In real situations, if discrimination of individuals is used for the monitoring of individuals within a population, the number of monitored individuals would typically be relatively large. Studies investigating individual variation in vocalizations usually involved relatively small numbers of individuals, many of them including less than 20 individuals. Few studies with much larger samples of individuals have show that discrimination success decreases with population size [26,32] which is in accordance with theoretical assumptions [33]. Hence, it is important to understand how the population size being monitored may limit the accuracy of acoustic identification.

The discrimination of individuals is also limited by the quantity of sampling. Studies investigating individual variation typically use 10–20 calls per individual. Such such numbers have been experimentally shown to be sufficient to assess amount of identity information in different species [34]. However, the number of required calls per individual will among other factors depend on external and internal factors affecting call consistency of a particular species. Therefore, more studies on additional species need to be carried out to understand how to scale sampling effort to achieve reasonable discrimination.

When preparing projects on acoustic monitoring of individuals, it might be very helpful to start with a small-scale, pre-screening pilot study to evaluate how much identity information is present and therefore, how many individuals could be discriminated in the species of interest and with the selected call features [34]. Researchers could then go on with a large-scale study if the results of the pre-screening were satisfying. Different measures / indices were used to assess the amount of identity information in vocalizations such as, for example, the score from discriminant analysis [26] or PIC—the potential of individual coding [35]. But only the Beecher’s information criterion HS [33,34] allows conversion to the number of potentially discriminable individuals. However, it is still not well known whether individuality measures, such as HS in particular, are efficient for such pre-screening in different animals.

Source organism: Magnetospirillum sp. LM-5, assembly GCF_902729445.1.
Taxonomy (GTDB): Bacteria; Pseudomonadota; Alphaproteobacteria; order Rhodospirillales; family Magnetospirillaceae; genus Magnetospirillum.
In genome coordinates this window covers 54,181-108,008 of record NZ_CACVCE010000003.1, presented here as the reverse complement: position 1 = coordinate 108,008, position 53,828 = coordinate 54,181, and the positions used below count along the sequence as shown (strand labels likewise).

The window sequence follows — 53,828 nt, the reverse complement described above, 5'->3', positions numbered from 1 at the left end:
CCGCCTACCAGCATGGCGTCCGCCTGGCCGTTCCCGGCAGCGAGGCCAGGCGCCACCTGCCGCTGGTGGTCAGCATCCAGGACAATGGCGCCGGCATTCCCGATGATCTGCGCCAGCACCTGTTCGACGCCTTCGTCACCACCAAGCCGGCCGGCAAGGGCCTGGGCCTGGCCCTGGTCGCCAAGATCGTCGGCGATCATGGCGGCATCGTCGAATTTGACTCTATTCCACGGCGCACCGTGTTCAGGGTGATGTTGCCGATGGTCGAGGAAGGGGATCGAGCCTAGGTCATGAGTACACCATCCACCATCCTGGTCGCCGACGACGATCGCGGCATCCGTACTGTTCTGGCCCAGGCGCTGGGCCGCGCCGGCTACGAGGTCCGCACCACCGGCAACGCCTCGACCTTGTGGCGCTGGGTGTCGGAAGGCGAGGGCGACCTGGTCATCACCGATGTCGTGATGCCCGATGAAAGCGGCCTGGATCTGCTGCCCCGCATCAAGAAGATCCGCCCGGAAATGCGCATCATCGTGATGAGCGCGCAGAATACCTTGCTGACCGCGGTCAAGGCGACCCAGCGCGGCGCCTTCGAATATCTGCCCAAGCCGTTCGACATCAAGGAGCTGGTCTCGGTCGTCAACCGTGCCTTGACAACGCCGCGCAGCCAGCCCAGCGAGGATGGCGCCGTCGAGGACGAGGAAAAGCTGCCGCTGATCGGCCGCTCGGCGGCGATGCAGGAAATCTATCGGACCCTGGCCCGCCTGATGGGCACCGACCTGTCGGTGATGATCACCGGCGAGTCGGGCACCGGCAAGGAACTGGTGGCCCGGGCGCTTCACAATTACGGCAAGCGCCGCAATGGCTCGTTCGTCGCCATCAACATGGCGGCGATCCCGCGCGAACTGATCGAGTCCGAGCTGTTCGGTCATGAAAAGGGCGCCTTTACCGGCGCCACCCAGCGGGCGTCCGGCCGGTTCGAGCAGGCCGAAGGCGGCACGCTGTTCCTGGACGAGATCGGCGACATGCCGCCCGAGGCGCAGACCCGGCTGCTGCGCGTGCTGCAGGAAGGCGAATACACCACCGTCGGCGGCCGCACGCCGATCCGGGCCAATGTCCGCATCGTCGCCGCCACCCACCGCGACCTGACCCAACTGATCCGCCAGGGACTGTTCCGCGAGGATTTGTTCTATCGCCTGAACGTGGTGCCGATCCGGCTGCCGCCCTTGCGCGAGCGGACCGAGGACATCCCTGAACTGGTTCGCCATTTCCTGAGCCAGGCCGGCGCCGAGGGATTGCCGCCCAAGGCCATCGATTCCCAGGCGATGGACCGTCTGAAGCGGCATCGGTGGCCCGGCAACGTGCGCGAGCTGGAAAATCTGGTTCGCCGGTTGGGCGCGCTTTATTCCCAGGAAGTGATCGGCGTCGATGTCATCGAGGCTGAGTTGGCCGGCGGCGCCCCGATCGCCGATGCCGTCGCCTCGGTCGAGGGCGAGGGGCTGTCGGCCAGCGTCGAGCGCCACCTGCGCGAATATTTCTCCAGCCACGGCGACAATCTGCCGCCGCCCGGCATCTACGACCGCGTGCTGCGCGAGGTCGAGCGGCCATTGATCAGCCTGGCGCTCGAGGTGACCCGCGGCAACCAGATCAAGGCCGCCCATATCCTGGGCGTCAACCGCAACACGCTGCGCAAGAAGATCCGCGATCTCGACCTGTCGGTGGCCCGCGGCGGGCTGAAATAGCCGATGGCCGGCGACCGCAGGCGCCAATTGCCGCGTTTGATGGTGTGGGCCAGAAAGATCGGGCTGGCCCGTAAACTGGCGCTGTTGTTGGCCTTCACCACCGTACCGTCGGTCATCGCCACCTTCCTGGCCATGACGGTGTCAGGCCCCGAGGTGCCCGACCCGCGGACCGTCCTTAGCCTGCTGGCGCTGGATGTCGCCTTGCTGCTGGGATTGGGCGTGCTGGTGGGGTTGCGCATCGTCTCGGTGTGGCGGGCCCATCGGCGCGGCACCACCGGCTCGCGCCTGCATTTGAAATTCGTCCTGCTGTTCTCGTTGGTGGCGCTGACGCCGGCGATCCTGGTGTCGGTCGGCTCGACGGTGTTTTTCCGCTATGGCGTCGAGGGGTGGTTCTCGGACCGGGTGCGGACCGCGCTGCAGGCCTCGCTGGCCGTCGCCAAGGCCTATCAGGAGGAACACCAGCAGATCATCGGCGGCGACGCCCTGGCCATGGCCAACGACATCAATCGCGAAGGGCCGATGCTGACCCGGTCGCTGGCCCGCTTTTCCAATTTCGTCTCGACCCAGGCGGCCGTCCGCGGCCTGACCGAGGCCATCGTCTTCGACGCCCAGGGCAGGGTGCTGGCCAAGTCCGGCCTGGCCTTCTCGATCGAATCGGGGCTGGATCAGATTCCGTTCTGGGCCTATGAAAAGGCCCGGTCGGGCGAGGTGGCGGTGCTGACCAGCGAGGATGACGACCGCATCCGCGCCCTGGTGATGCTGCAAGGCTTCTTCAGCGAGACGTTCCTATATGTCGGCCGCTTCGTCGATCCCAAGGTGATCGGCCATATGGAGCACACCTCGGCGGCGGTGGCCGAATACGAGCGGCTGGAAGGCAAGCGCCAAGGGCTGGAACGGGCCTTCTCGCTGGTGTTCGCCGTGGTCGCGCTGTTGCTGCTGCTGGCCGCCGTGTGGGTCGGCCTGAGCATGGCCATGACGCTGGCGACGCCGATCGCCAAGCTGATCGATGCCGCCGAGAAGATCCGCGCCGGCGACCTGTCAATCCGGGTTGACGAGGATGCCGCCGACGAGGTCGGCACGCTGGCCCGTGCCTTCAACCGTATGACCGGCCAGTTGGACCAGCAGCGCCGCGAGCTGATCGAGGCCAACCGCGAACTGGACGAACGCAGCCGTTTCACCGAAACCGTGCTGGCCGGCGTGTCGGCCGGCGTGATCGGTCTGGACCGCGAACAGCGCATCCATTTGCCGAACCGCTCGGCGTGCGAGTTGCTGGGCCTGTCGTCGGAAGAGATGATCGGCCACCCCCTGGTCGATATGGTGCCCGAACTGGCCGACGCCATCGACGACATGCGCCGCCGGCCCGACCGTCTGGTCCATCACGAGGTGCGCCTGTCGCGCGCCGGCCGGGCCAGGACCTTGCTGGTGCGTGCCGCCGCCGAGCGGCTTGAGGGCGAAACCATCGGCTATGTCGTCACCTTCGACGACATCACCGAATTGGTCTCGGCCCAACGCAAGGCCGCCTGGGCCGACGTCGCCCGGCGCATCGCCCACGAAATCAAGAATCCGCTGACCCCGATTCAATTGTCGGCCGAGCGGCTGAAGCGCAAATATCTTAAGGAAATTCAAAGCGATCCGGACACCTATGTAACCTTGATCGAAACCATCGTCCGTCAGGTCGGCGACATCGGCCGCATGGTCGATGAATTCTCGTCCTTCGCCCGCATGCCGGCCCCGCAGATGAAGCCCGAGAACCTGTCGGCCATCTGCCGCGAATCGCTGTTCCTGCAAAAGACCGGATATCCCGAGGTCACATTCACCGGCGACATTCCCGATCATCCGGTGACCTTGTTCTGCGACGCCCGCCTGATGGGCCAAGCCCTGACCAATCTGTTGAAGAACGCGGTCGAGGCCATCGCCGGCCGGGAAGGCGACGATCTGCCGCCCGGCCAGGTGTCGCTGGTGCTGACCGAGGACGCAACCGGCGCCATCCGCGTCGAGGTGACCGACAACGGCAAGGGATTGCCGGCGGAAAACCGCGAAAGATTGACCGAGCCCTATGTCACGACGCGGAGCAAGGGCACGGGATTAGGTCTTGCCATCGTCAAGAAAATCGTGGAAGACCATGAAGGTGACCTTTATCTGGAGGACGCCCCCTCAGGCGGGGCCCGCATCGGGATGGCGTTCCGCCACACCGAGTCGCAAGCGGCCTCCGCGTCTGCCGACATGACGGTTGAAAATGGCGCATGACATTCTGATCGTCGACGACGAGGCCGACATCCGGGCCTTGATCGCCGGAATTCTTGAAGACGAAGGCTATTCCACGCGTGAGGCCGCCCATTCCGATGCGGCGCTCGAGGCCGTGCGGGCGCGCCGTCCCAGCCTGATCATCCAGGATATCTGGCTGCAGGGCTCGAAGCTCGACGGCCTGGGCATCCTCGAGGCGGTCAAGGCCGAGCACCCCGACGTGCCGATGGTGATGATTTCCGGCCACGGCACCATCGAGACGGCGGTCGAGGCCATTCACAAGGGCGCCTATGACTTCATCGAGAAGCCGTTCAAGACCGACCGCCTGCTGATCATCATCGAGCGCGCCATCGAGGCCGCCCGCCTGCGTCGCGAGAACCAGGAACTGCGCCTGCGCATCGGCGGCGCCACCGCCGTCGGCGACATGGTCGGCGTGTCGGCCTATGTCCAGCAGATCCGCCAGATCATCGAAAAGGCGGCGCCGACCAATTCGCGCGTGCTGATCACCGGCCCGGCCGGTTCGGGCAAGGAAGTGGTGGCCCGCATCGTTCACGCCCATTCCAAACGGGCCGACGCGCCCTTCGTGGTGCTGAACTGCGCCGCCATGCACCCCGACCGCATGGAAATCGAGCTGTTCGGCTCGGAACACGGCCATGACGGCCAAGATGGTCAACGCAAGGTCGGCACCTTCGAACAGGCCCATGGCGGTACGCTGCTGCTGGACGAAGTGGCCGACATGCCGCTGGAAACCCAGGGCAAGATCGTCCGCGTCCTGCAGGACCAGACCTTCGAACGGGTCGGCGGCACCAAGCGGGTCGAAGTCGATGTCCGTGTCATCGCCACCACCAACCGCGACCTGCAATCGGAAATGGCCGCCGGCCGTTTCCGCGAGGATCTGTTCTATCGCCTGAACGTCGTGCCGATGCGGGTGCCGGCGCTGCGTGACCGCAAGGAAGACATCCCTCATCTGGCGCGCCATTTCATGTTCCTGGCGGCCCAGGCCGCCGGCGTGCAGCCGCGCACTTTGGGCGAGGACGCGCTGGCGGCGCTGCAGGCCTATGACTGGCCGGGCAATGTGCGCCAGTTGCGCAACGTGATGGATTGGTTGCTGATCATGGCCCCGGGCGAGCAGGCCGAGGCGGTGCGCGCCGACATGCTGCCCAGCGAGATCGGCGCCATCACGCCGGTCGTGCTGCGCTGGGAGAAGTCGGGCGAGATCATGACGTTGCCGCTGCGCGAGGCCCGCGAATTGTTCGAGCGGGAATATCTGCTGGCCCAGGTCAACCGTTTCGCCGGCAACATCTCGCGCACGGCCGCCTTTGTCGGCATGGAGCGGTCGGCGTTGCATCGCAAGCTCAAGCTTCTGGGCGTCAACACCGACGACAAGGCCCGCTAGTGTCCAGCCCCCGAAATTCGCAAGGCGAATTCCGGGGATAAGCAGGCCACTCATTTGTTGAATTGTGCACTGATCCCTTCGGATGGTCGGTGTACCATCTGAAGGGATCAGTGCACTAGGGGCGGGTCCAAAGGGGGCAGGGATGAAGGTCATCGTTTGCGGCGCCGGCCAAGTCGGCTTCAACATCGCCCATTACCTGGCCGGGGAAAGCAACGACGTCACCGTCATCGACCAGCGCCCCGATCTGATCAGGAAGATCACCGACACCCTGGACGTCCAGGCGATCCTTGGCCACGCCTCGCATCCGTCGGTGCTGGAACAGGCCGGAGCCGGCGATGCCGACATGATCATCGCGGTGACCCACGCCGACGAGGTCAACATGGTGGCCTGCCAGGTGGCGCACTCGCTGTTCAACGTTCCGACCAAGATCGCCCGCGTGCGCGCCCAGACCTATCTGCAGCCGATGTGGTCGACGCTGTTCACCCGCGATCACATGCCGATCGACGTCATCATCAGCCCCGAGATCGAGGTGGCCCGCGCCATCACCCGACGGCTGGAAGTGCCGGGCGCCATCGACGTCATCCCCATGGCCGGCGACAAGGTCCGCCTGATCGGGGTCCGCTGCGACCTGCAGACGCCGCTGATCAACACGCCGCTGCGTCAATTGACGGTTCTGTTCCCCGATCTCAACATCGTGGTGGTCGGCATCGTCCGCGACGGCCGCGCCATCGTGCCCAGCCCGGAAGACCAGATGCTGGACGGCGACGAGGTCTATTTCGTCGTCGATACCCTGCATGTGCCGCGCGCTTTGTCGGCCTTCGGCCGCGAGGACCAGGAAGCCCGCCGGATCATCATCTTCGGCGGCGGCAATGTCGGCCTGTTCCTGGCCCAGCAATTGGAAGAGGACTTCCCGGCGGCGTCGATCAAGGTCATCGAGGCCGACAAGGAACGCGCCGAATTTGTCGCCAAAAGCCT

Owls (Strigiformes), including little owl, are excellent model organisms for acoustic monitoring because they rely on acoustic signals for the long-distance communication and hence are very vocal in different contexts. Moreover, several studies have demonstrated the short-term and long-term stability of individual call characteristics for a variety of owl species which is an important prerequisite for the efficient acoustic monitoring of individuals [6,36,37].

In this study, we assess several factors that could bias results of studies investigating potential for individual discrimination using an extensive sample of targeted recordings of the little owl Athene noctua individual males. We simulate effect of different methods and conditions on the discrimination performance at the level of calls and individuals to answer the following questions:

  1. What is the difference in the discrimination performance among cross-correlation and two other frequently used methods of call description: call description by the fundamental frequency modulation, and by spectral features of vocalization?
  2. How does the number of individuals being monitored affect discrimination performance and individuality index HS?
  3. Could HS be used to estimate the number of individuals which can be discriminated?